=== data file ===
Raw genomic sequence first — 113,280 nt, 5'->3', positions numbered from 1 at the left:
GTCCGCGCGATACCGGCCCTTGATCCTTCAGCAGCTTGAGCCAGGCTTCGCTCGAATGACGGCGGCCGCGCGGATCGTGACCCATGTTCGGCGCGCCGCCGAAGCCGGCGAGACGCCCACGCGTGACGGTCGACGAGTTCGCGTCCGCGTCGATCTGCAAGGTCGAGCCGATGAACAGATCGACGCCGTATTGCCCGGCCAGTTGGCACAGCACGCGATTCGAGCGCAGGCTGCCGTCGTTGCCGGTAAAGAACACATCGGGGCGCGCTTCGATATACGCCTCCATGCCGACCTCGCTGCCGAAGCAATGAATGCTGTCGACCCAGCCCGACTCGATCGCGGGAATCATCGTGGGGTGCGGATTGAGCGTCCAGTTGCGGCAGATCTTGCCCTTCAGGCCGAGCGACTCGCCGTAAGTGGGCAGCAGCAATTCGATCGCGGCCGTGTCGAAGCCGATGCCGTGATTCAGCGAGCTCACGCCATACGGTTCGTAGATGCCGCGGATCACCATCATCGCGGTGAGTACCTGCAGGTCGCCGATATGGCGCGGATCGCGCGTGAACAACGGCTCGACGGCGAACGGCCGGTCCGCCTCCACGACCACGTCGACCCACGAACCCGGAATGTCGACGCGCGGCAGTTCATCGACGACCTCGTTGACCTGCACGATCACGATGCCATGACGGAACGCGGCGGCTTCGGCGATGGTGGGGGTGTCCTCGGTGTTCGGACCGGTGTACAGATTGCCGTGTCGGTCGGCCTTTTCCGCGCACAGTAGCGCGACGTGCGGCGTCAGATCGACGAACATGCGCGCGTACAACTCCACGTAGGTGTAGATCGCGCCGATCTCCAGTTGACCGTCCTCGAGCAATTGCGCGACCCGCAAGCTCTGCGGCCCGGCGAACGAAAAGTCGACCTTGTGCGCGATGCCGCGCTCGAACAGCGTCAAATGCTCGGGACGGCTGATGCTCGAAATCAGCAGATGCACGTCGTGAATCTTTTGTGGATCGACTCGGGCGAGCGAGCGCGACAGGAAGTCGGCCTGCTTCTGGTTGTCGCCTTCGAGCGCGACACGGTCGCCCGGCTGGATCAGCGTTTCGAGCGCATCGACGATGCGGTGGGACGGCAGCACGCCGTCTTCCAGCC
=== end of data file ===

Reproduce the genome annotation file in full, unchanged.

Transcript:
Raw genomic sequence first — 113,280 nt, 5'->3', positions numbered from 1 at the left:
GTCCGCGCGATACCGGCCCTTGATCCTTCAGCAGCTTGAGCCAGGCTTCGCTCGAATGACGGCGGCCGCGCGGATCGTGACCCATGTTCGGCGCGCCGCCGAAGCCGGCGAGACGCCCACGCGTGACGGTCGACGAGTTCGCGTCCGCGTCGATCTGCAAGGTCGAGCCGATGAACAGATCGACGCCGTATTGCCCGGCCAGTTGGCACAGCACGCGATTCGAGCGCAGGCTGCCGTCGTTGCCGGTAAAGAACACATCGGGGCGCGCTTCGATATACGCCTCCATGCCGACCTCGCTGCCGAAGCAATGAATGCTGTCGACCCAGCCCGACTCGATCGCGGGAATCATCGTGGGGTGCGGATTGAGCGTCCAGTTGCGGCAGATCTTGCCCTTCAGGCCGAGCGACTCGCCGTAAGTGGGCAGCAGCAATTCGATCGCGGCCGTGTCGAAGCCGATGCCGTGATTCAGCGAGCTCACGCCATACGGTTCGTAGATGCCGCGGATCACCATCATCGCGGTGAGTACCTGCAGGTCGCCGATATGGCGCGGATCGCGCGTGAACAACGGCTCGACGGCGAACGGCCGGTCCGCCTCCACGACCACGTCGACCCACGAACCCGGAATGTCGACGCGCGGCAGTTCATCGACGACCTCGTTGACCTGCACGATCACGATGCCATGACGGAACGCGGCGGCTTCGGCGATGGTGGGGGTGTCCTCGGTGTTCGGACCGGTGTACAGATTGCCGTGTCGGTCGGCCTTTTCCGCGCACAGTAGCGCGACGTGCGGCGTCAGATCGACGAACATGCGCGCGTACAACTCCACGTAGGTGTAGATCGCGCCGATCTCCAGTTGACCGTCCTCGAGCAATTGCGCGACCCGCAAGCTCTGCGGCCCGGCGAACGAAAAGTCGACCTTGTGCGCGATGCCGCGCTCGAACAGCGTCAAATGCTCGGGACGGCTGATGCTCGAAATCAGCAGATGCACGTCGTGAATCTTTTGTGGATCGACTCGGGCGAGCGAGCGCGACAGGAAGTCGGCCTGCTTCTGGTTGTCGCCTTCGAGCGCGACACGGTCGCCCGGCTGGATCAGCGTTTCGAGCGCATCGACGATGCGGTGGGACGGCAGCACGCCGTCTTCCAGCC